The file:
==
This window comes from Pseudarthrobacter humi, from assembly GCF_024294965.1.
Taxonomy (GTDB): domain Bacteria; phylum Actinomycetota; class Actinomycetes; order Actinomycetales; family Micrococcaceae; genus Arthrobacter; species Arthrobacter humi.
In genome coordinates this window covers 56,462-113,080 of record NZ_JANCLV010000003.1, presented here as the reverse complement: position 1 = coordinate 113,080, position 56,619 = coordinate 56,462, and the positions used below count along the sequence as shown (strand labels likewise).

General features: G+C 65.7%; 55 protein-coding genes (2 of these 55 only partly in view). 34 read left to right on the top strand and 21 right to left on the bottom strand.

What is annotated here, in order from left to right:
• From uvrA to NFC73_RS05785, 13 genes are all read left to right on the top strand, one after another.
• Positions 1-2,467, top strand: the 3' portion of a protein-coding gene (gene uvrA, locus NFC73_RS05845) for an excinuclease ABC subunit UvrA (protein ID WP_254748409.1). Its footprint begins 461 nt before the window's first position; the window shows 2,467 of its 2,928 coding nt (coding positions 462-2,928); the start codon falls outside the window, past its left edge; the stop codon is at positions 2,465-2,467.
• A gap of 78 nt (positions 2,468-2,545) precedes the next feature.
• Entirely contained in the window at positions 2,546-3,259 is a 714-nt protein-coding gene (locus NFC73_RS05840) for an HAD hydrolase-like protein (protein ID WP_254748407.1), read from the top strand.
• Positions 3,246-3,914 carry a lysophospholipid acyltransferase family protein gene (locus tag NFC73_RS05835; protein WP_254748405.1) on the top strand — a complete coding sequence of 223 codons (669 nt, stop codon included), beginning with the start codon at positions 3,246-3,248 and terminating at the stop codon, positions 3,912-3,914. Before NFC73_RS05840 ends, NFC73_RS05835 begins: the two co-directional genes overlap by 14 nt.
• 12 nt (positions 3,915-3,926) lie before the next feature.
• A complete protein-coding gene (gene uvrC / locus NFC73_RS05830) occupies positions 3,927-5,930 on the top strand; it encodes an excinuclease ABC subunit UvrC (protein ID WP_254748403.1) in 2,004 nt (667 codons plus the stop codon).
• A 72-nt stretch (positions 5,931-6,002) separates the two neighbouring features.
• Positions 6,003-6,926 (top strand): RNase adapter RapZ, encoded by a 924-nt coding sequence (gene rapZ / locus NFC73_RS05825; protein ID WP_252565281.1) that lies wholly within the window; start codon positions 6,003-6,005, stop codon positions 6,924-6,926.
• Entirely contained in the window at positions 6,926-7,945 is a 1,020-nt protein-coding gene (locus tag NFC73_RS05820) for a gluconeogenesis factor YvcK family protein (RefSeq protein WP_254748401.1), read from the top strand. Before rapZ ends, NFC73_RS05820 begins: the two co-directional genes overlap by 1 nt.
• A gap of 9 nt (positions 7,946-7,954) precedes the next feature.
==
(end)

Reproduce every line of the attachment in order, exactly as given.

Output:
This window comes from Pseudarthrobacter humi, from assembly GCF_024294965.1.
Taxonomy (GTDB): domain Bacteria; phylum Actinomycetota; class Actinomycetes; order Actinomycetales; family Micrococcaceae; genus Arthrobacter; species Arthrobacter humi.
In genome coordinates this window covers 56,462-113,080 of record NZ_JANCLV010000003.1, presented here as the reverse complement: position 1 = coordinate 113,080, position 56,619 = coordinate 56,462, and the positions used below count along the sequence as shown (strand labels likewise).

General features: G+C 65.7%; 55 protein-coding genes (2 of these 55 only partly in view). 34 read left to right on the top strand and 21 right to left on the bottom strand.

What is annotated here, in order from left to right:
• From uvrA to NFC73_RS05785, 13 genes are all read left to right on the top strand, one after another.
• Positions 1-2,467, top strand: the 3' portion of a protein-coding gene (gene uvrA, locus NFC73_RS05845) for an excinuclease ABC subunit UvrA (protein ID WP_254748409.1). Its footprint begins 461 nt before the window's first position; the window shows 2,467 of its 2,928 coding nt (coding positions 462-2,928); the start codon falls outside the window, past its left edge; the stop codon is at positions 2,465-2,467.
• A gap of 78 nt (positions 2,468-2,545) precedes the next feature.
• Entirely contained in the window at positions 2,546-3,259 is a 714-nt protein-coding gene (locus NFC73_RS05840) for an HAD hydrolase-like protein (protein ID WP_254748407.1), read from the top strand.
• Positions 3,246-3,914 carry a lysophospholipid acyltransferase family protein gene (locus tag NFC73_RS05835; protein WP_254748405.1) on the top strand — a complete coding sequence of 223 codons (669 nt, stop codon included), beginning with the start codon at positions 3,246-3,248 and terminating at the stop codon, positions 3,912-3,914. Before NFC73_RS05840 ends, NFC73_RS05835 begins: the two co-directional genes overlap by 14 nt.
• 12 nt (positions 3,915-3,926) lie before the next feature.
• A complete protein-coding gene (gene uvrC / locus NFC73_RS05830) occupies positions 3,927-5,930 on the top strand; it encodes an excinuclease ABC subunit UvrC (protein ID WP_254748403.1) in 2,004 nt (667 codons plus the stop codon).
• A 72-nt stretch (positions 5,931-6,002) separates the two neighbouring features.
• Positions 6,003-6,926 (top strand): RNase adapter RapZ, encoded by a 924-nt coding sequence (gene rapZ / locus NFC73_RS05825; protein ID WP_252565281.1) that lies wholly within the window; start codon positions 6,003-6,005, stop codon positions 6,924-6,926.
• Entirely contained in the window at positions 6,926-7,945 is a 1,020-nt protein-coding gene (locus tag NFC73_RS05820) for a gluconeogenesis factor YvcK family protein (RefSeq protein WP_254748401.1), read from the top strand. Before rapZ ends, NFC73_RS05820 begins: the two co-directional genes overlap by 1 nt.
• A gap of 9 nt (positions 7,946-7,954) precedes the next feature.